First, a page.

1321, Roger [de Pedwardine] made over the manor of Burton, with all his knights fees in the county of Lincoln, to his son Roger: “To our beloved and faithful John de Hardreshull, lord of the manor of Saleby and Thoresthorpe, Roger, son of Walter de Pedwardine, knight greeting. I have granted to my dear son Roger de Pedwardine and his heirs the manor of Burton near Helpingham together with the knights fees which I had in the county of Lincoln together with your services to me for the manor of Saleby and Thoresthorpe.”

3/16/1322, John at the Battle of Boroughbridge, Yorkshire. Rebel barons with Thomas, earl of Lancaster defeated by King Edward II.

1322, John, knight, appointed with Nicholas de Grey to govern the castles of Melburn, Derbyshire, and Dunington, Leicester.

10/31/1322, John on a Commission to array all men of military age in co. Warwick.

8/31/1323, Order to cause dower to be assigned to Matilda, late the wife of Giles Randolf ... seised on the day when he married Matilda ... he alienated them to John Haunsard and Juliana his wife [John’s mother] and John their son, and to the heirs of their son 14 years ago ... the tenements are held of John de Hardhull by the service of 2 marks yearly. (S) CCRs.

5/9/1324, John summoned to the Great Council.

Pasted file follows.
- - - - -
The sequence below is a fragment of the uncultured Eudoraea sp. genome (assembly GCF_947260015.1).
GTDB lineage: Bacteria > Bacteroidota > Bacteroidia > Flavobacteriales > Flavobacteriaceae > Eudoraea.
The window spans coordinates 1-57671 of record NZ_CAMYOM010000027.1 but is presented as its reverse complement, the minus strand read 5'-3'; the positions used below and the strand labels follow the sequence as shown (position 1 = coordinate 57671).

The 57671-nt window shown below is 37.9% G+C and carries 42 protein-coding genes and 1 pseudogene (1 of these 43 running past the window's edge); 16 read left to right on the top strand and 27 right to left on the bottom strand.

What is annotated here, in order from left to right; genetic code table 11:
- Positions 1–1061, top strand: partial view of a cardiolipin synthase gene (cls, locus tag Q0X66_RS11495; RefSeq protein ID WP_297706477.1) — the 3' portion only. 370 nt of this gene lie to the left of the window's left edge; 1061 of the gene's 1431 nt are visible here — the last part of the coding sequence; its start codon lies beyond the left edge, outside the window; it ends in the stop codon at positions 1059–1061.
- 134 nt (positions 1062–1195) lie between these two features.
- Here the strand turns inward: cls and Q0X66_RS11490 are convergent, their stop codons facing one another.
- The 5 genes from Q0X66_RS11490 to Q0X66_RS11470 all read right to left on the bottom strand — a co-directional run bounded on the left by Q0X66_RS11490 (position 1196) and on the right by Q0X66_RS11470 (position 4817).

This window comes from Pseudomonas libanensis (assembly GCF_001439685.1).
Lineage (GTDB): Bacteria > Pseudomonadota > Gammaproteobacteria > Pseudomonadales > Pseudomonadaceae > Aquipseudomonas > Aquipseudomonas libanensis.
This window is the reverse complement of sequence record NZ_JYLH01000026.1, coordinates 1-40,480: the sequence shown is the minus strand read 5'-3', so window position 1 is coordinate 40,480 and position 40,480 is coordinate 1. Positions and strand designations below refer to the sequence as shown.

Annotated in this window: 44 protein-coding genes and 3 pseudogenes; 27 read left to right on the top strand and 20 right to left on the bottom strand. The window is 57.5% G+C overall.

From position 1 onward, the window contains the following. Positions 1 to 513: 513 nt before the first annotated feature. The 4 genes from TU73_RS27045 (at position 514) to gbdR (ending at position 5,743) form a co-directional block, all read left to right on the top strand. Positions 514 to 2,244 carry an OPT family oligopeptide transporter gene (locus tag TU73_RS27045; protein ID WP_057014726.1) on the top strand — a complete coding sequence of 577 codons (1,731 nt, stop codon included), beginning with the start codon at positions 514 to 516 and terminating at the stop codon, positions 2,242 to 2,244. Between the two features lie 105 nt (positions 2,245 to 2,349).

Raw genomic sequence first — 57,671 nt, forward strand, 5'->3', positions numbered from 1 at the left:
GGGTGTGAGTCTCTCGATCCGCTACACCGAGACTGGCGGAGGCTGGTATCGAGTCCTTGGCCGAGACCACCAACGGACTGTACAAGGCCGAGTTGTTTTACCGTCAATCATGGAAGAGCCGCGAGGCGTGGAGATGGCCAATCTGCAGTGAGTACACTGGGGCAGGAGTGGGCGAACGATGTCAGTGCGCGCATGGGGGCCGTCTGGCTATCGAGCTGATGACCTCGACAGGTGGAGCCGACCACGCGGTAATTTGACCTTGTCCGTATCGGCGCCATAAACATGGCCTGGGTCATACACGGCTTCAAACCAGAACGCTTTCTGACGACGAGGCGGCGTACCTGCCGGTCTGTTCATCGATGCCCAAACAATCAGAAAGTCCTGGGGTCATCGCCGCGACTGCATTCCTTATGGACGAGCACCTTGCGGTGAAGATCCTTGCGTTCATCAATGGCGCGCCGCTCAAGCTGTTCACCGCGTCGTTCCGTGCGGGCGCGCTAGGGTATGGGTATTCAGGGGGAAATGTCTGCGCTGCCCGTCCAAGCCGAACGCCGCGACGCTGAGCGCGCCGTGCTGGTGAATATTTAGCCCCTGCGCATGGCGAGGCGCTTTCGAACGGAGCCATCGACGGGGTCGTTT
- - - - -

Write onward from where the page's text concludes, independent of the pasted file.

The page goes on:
6/15/1324, John sent to “the Duchy of Aquitaine” on the king’s service. King Edward began the “War of Saint-Sardos” with his brother-in-law King Charles of France. (S) CPRs.

1326, Philip de Hardreshull of Clavord purchased the manor of Hartshill from John; but resold it back to him the same year.

12/1/1326, John made keeper of the castle of St. Briavell's and forest of Dene.

1/24/1327, Edward III succeeded Edward II as King of England.

1327, John obtained a licence for a priest to celebrate divine service within his manor of Hardreshull.

1327, John appointed Governor (Warden) of the castle of St. Briaval, and ward of the forest of Dean in Gloucester. (S) UKNA.

9/3/1327, John, by fine of 100£, sold his manor of Hardreshull to Philip de Hardreshull of Clavord.

1330, John de Hardreshull rebuilt the stone castle of Hartshill, Warwickshire, enclosing the bailey with an irregular polygonal curtain wall, pierced by cross-shaped loopholes.

1/17/1331, John nominated attorneys, going beyond the seas on the King's service. [King Edward III went on a secret visit to France.]

10/8/1331, John de Hardeshull; ...; John othe Grene (Green) of Buxton; ...; James Coterel; Nicholas Colpeper (Culpepper); ... (S) UKNA.

1332-35, John had military summons.

7/1333, King Edward defeated David II and the Scots at Hallidon Hill in Scotland; then captured Berwick-upon-Tweed. The Scots were led by Sir Archibald Douglas, regent for King David. The attacking Scots were felled by the English archers. The English men-at-arms then mounted their horses and completed the rout. [This would become a favorite tactic of the English forces.]

1/1334, ‘John de Hordeshull’ attended the tournament at Dunstable.